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laws of this character, it is of more importance that they should each be adapted to the feelings and habits of the people, than that the whole should be framed in some imagined barmony of parts.'
This he exemplifies by various instances, in some of which, nations, living under fixed laws, have secured their personal freedom by means apparently inadequate to that great end; and in others, have either overlooked, or derived no advantage from, institutions which should have had a direct tendency to it.
• But,' (he continues, in a series of canons of incontrovertible truth, and practical cogency,) — if system ever be requisite in laws, institutions respecting real property, under its various modifications, both as regards transactions among the living, and the return to the quick from the dead,* imperiously demand, (and the requisitions are perfectly practicable,) that their characters be direct and well defined; free from mere technical distinctions, whether of tenure, of nominal ownership, or of jurisdiction ;-that possessions be kept distinct, unaffected by interfering rights of third persons ,- that the rules of succession, whether primogeniture or equal partibility prevails, be simple and uniform ;that the power of alienation be unrestrained, and its mode bear immediately on the object ;-that the rights of creditors be ample and prompt; - that the periods of prescription, or bar by adverse possession, be clear and of limited extent;-above all that, instead of vainly seeking, by equitable interference, to adapt the crude and scanty institutions of early ages to the complicated relations of cultivated society, one uniform system of laws regulate the whole ;—and that no act be done, nor right conferred, by circuitous means, whether of legal fiction, or nominal interest, where the object may be effected directly, with its real name and character.'— Introduction, p. 3.
Of the defects thus alluded to, in institutions respecting real property, and of the supineness of the legislature, and the indifference of the public in correcting them, the laws of England afford, in the author's opinion, a signal example. The main causes to which he traces them are, Tenures, originating in the feudal system; and Uses, and Trusts, invented, the former for eluding the defects of tenure, and also for enabling ecclesiastical bodies to appropriate to themselves lands in mortmain; and the latter to supply the narrowness of a literal construction put by the courts of law upon an act passed by the legislature to legalize
After a rapid glance over these topics, he proceeds towards a practical view of the system; but premises it by a definition • Of Real Property and its essential Qualities.' This species of ownership is considered, in the laws of England, (he says,) as comprizing not only land, with the erections and other improvements upon it, all which are called corporeal; but also various rights derived out of land, and which (consisting of privileges for * Le mort saisit le vif, say the feudal jurists.
the benefit of strangers; as rights of way, water, and light, and the like) are technically termed incorporeal, in respect of their having no apparent existence but in their enjoyment: in reality, however, instead of constituting property of themselves, he views them as so many burdens or, as the civilians term them, servitudes on the land. The privileges thus enumerated are affirmed to be in their nature universal, wherever land is enjoyed in separate property; and to these he adds, for a substantial reason, rents for life, or for any more limited period.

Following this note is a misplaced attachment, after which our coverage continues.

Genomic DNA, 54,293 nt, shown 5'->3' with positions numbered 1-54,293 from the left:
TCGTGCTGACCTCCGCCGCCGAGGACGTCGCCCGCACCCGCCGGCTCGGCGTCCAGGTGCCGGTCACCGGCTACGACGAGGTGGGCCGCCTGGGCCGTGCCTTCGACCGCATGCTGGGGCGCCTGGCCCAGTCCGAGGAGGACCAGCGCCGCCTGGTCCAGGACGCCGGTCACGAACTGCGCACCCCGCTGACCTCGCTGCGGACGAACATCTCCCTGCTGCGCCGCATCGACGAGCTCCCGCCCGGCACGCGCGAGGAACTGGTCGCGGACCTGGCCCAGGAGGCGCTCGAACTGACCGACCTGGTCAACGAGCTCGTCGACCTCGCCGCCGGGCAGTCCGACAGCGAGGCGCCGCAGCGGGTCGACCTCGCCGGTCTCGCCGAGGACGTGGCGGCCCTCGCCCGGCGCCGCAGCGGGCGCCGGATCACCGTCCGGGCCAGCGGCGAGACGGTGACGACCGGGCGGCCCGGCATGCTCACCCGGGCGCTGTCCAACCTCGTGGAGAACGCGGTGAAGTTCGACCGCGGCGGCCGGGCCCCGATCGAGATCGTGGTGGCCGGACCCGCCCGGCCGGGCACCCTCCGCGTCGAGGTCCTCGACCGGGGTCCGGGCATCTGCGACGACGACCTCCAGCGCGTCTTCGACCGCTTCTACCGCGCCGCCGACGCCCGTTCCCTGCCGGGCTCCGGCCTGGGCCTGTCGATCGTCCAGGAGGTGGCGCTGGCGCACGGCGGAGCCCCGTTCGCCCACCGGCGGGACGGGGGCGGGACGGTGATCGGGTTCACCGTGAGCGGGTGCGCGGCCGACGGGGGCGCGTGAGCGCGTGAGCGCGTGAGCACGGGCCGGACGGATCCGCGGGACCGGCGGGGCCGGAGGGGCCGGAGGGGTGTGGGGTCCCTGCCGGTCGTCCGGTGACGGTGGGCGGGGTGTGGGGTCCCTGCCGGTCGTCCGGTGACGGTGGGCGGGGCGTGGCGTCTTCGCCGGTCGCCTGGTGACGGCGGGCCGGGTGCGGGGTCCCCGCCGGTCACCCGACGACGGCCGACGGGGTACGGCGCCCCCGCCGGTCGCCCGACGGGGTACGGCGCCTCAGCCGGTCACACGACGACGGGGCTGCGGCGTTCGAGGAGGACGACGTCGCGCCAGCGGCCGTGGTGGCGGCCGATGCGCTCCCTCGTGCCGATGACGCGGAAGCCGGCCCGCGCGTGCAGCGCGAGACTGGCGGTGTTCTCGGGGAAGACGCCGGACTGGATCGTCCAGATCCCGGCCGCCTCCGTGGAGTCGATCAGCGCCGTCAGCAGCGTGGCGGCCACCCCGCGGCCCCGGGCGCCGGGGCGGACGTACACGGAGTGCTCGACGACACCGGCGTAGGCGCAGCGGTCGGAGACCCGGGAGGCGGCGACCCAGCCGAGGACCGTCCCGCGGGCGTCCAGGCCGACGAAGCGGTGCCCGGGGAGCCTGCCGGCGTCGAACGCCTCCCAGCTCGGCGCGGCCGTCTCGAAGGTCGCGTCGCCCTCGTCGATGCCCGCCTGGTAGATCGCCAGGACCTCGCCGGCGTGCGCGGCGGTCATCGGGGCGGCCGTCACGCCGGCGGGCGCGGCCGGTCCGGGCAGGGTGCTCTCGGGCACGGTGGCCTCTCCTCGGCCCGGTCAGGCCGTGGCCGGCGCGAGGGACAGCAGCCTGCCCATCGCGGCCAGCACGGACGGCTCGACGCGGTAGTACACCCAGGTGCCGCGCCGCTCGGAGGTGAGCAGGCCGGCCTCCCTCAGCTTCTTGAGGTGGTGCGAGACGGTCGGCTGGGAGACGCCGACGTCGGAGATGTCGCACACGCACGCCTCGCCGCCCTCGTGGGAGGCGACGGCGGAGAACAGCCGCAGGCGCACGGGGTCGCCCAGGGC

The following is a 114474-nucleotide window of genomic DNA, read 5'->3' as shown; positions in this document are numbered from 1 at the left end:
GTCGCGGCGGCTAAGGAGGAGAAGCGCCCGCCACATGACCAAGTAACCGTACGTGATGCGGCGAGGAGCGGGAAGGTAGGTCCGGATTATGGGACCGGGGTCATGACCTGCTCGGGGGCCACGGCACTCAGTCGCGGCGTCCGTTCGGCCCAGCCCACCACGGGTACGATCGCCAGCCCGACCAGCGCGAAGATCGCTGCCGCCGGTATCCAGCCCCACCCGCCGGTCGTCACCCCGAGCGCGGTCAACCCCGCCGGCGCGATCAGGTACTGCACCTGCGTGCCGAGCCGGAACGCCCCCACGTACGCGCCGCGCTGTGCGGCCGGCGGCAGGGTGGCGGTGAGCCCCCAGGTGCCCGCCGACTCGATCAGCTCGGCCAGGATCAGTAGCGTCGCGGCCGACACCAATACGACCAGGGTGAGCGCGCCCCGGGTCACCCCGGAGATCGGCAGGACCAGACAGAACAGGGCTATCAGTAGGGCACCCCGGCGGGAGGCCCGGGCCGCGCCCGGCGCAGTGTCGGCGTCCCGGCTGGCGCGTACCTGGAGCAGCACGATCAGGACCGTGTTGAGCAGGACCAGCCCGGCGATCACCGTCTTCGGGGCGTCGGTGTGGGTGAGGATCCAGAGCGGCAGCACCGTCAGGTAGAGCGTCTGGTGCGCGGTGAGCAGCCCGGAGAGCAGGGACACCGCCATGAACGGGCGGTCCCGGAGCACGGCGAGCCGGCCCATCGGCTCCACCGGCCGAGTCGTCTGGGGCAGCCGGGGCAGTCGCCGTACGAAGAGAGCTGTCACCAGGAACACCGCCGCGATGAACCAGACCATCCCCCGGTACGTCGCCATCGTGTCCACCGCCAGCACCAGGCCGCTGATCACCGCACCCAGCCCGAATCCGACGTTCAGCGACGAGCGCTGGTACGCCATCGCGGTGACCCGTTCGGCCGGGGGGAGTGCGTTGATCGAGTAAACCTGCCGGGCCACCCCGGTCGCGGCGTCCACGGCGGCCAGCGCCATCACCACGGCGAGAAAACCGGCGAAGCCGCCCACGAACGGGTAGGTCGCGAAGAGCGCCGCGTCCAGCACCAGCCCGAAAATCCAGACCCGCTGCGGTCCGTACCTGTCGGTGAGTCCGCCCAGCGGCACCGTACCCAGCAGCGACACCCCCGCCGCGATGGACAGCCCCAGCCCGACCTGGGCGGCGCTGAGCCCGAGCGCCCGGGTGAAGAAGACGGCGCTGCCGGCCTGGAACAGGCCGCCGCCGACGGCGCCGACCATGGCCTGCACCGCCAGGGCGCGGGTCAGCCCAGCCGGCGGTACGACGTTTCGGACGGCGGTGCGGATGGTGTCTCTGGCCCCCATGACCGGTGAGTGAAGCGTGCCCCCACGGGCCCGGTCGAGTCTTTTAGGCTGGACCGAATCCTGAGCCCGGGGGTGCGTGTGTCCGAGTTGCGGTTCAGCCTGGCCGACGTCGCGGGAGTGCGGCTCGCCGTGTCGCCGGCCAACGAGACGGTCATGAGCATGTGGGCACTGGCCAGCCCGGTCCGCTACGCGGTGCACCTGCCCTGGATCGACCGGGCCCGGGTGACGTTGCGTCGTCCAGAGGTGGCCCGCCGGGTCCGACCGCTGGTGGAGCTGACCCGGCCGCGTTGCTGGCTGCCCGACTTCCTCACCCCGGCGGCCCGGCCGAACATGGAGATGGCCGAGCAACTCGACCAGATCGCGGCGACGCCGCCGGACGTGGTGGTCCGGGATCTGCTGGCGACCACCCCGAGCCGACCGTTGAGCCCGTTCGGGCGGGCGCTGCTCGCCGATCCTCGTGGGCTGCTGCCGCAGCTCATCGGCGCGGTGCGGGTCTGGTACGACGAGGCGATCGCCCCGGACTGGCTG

The first part of the work, which is descriptive of the actual state of our laws of real property, is then divided (according to a method of arrangement which pursues in the main, though with some improvements, that of our prior commentators) into eight principal heads, or "Titles. Of these the first treats (but more largely and more practically than before) of Tenures, Uses, and Trusts; and as these form, in the opinion of the author, the leading causes of the defects in the present system, we should hardly do justice to so important a subject, if we were to exhibit in any words but his own the view which he himself takes of it. Of Tenures, then, he thus writes:
' It was a maxim of tenure, that the tenancy should be always full, that is, there should be always a tenant or a succession of tenants to do the lord's service. Hence land could not be granted, to vest at a future day, or on a future event. It was frequently granted to one for life, with remainder to another in fee. In that case, the immediate tenant, being seised of the property, was entrusted with the protection of the possession. If he failed in this duty, it was a forfeiture of his estate. It was another rule, that land could only pass by delivery of the possession, or seisin, as it is technically called. This was accompanied by a feoffment, of which the livery of seisin was the essential part, the tenant for life accepting it on behalf both of himself and those in rem mainder; while the deed only authenticated the transaction. This livery passed a fee, either by right or by wrong; since whoever had the seisin was competent to deliver it over. The same effect was attributed to a fine; a species of assurance, whereby the person seised in possession, acknowledged, in feigned action at law, the right to be in another The result of these positions was, that an immediate interest in land could only be transferred on the spot or by a judicial acknowledgmentthat all in remainder took through the medium of the delivery of seisin to the first tenant,—that this tenant, being entrusted with the seisin, was competent, by the same mode of feoffment or fine, to transfer it, not merely for his own rightful interest, but absolutely to another. Such an act, indeed, was a forfeiture of his own estate ; and if the, grantee in remainder was in existence, and his interest was vested, and not depending on a future event, he might enter for the forfeiture. If, however, there was no such grantee, then, from the imaginary ouster or devestment of the seisin on which the limitations depended, and the VOL, XXXIÙ, NO. LXVIII.